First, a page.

Male domestic abuse victim's face 'was in a right state'

By Paul Heaney
BBC News

  • Published
Gordon Duncan

When Gordon Duncan tried to get away from his abusive partner, he was tracked down and beaten up.

With no memory of the attack he said: "The whole hallway was smashed up, he broke six ribs, he must have stamped on my face - it was a right state."

His story is one of 1,000 cases a charity hears about each year involving male victims of domestic abuse.

But the Dyn Project believes support is 30 to 40 years behind what is available to women.

The Welsh Government-funded charity was set up by victim support group Safer Wales as the first dedicated service for men in 2006.

Mr Duncan said he did not realise the situation he was in until he received help after the attack.

'Embarrassed, ashamed'

"He just came into my life and was there... I was quite low at the time and a bit vulnerable really," Mr Duncan said.

"He just got into my head - sometimes he was in a good mood, sometimes he was in a bad mood - I never knew which mood he would be in."

After moving, Mr Duncan said: "He turned up about four in the morning banging the door and I asked him to leave and he wouldn't.

"All I can remember is waking up in the hallway the next morning."

He added: "He'd broken me down so much… even though I knew in my head I needed to get away or I'd end up dead, but my heart was saying I didn't want to lose him at the same time."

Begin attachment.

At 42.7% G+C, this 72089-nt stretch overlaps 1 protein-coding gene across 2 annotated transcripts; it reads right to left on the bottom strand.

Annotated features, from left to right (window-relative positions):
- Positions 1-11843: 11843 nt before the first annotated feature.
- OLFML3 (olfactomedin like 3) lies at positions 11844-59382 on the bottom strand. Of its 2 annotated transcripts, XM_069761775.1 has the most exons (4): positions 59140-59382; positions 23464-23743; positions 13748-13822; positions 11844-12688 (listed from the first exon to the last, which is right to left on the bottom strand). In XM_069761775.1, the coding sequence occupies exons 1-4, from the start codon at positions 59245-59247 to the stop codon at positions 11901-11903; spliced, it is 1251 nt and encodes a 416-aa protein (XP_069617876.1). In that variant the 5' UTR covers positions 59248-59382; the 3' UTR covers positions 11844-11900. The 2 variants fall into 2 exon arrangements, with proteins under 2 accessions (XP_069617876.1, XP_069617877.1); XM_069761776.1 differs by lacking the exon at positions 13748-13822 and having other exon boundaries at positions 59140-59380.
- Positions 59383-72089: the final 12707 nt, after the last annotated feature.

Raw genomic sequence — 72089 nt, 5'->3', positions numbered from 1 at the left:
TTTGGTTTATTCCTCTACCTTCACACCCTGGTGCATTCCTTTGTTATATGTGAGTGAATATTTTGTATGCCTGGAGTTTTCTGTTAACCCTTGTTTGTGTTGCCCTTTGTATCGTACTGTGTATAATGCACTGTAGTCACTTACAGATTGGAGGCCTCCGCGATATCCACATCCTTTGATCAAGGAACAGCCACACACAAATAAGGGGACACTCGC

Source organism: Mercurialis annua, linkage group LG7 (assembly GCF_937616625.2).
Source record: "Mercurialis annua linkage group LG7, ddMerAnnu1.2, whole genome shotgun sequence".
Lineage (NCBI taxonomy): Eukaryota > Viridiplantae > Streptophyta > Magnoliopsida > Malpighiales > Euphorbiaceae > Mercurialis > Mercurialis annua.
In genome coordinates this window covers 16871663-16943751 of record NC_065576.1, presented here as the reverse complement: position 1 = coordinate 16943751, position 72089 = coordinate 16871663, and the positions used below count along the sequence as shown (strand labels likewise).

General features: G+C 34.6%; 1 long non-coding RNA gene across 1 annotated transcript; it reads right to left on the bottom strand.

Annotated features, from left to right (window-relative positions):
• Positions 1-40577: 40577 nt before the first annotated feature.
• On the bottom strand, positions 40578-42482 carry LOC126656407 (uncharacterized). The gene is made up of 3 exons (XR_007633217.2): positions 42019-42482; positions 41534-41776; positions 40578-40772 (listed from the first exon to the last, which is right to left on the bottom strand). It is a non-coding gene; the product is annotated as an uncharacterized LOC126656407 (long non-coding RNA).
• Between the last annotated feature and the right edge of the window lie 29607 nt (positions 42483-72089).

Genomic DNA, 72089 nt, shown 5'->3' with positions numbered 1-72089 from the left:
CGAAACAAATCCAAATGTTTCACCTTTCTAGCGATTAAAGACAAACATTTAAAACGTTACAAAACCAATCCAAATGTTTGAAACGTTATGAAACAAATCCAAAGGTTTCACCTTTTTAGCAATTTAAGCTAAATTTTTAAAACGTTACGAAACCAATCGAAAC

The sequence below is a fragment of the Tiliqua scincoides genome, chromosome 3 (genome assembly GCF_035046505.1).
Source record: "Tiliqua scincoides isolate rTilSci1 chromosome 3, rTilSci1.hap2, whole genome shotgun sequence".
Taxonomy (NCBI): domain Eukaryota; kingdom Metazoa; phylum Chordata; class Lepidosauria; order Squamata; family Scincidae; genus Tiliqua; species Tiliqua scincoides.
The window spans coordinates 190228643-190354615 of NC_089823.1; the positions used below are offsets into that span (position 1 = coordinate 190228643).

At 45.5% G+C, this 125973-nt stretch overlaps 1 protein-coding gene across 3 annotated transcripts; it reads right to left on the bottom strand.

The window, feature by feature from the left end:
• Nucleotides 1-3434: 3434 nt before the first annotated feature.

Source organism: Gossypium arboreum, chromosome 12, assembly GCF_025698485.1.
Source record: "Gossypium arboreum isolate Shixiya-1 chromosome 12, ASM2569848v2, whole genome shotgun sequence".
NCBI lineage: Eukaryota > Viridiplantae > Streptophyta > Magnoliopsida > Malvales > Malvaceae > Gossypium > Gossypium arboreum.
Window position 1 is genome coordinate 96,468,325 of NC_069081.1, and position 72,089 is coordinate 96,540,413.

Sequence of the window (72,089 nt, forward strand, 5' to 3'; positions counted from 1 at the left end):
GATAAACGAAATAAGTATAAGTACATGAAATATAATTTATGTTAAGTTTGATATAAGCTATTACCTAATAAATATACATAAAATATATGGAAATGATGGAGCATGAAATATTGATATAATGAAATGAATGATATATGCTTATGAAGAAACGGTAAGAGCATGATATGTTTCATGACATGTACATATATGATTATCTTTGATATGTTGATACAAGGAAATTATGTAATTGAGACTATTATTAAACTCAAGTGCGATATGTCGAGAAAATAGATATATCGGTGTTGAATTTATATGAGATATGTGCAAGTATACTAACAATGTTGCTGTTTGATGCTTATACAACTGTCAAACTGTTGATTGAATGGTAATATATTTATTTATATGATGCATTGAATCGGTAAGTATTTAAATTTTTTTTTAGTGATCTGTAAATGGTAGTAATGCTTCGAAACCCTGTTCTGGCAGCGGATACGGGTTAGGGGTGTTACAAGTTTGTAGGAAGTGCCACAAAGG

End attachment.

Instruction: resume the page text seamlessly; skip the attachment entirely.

The Dyn Project's manager Simon Borja said the issue needed more awareness to encourage more men to come forward.

Media caption,

Lewis Bedding tried to take his own life to escape his partner

"Many men come in here not recognising they're a victim of domestic abuse and I think there's wider societal issues, phrases like 'banter' and 'man up'," he said.

"A lot of men will call us, be very embarrassed, ashamed and very secretive as well. It's confidential and they can get some advice and support."

Mr Borja said while the support available can be "patchy" there are positives - he knows of three refuges in Wales compared with nine across the UK.

"Per head in Wales we're probably better covered, but that's not saying the service is the same across Wales because it's not.

"We often say we're 30 or 40 years behind women services… because 30 or 40 years ago there was probably only one [women's] refuge, now we're looking at much more, so we've got a long way to go, but it'll all be about need and more importantly what men want."

He added many men were increasingly requesting telephone support.

The charity estimates about 20% of the men who access its support are gay, bisexual or transgender, but in the past it was "difficult" to convince people there was a need for a male specific service.

"There was a scepticism, I'd say, about it, because I suppose if the figures aren't there people could think 'we think this is happening' but there's no proof it's happening."

"So I think we're in a different situation now…we've got the evidence base, so I'd say there needs to be more awareness to encourage men to come forward, because once we have that we can start building the support."